Scientists may have finally tracked down the elusive "God particle" that gives matter mass and holds the physical fabric of the universe together.
Teams at the Large Hadron Collider, the £2.6 billion "Big Bang" atom-smasher near Geneva, said they had found a new particle "consistent" with the Higgs boson.
The discovery was described as "momentous" and "a milestone". But the results are preliminary and more work is needed before the scientists can be sure about what they have captured.
Observations so far show it looks and acts like the long-sought particle that has eluded them for 50 years.
Finding the Higgs is vital to the Standard Model, the theory that describes the web of particles, forces and interactions that make up the universe.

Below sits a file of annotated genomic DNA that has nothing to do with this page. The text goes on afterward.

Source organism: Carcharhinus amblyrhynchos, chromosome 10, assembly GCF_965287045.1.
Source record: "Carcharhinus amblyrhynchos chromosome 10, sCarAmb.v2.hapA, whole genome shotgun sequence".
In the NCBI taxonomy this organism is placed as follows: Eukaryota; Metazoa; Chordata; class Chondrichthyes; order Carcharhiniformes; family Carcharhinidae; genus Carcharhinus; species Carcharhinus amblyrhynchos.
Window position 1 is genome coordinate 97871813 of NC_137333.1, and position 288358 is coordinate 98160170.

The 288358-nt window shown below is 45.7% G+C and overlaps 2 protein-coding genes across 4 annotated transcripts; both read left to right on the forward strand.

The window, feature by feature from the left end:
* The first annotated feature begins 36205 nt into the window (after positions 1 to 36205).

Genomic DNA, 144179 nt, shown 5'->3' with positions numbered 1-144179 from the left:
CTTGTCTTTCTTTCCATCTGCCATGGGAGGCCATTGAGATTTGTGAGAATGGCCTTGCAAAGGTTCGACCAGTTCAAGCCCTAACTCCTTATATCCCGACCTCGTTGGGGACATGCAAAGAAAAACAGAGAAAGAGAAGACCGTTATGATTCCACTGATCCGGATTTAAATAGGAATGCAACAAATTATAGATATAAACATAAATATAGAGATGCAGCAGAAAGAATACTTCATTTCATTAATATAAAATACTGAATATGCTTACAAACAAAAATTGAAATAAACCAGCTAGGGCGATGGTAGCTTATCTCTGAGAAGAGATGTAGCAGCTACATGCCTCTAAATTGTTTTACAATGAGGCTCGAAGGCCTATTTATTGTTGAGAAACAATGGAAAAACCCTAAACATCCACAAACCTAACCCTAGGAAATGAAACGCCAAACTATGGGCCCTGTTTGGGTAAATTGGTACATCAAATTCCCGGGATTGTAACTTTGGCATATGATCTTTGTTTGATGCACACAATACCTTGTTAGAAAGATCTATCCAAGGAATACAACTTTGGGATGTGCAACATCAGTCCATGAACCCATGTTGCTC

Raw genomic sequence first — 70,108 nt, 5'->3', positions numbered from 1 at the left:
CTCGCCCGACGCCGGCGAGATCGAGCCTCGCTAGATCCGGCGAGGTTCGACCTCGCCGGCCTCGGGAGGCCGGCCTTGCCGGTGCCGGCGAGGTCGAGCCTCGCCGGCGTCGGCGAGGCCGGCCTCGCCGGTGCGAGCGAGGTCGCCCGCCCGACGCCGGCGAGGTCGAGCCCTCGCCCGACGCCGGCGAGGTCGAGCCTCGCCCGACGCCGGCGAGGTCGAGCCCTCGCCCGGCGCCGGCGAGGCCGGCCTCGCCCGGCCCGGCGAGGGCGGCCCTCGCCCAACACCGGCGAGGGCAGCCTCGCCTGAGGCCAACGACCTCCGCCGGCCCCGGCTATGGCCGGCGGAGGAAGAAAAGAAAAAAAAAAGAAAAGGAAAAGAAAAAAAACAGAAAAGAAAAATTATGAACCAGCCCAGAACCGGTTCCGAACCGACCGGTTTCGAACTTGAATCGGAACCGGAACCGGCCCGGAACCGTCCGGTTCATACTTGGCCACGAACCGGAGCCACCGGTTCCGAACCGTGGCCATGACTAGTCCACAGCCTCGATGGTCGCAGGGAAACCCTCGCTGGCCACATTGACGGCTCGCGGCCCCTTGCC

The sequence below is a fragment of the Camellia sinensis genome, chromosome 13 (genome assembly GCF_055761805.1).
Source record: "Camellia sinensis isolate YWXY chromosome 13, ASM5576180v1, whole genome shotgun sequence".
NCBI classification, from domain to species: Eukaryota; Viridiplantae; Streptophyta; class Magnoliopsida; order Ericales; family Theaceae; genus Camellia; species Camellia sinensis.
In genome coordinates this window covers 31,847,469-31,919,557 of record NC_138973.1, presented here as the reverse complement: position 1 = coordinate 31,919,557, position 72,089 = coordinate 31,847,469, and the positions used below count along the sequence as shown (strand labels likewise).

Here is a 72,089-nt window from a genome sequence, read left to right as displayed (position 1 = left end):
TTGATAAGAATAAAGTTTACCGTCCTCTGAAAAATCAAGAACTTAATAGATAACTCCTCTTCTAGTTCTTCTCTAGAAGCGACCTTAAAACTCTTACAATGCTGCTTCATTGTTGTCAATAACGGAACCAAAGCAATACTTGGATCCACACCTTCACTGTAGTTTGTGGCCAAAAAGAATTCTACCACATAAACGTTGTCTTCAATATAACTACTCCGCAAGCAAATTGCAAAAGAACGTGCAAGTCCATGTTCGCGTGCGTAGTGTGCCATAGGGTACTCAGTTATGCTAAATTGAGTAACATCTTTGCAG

Without the Higgs boson to give matter mass and weight, there could be no Standard Model universe. If it was proven not to exist, scientists would have to rip up the theory and go back to the drawing board.
Professor Peter Higgs, the retired British physicist from Edinburgh University who lent his name to the particle, heard the announcement with other scientists at a packed seminar in Geneva.
The 83-year-old professor hit on the concept of the Higgs mechanism in 1964 while walking in the Cairngorms.
Known for his unassuming nature and shunning the limelight, he wiped away a tear as the historic significance of the findings became apparent.
"I am astounded at the amazing speed with which these results have emerged," he said. "I never expected this to happen in my lifetime and shall be asking my family to put some champagne in the fridge."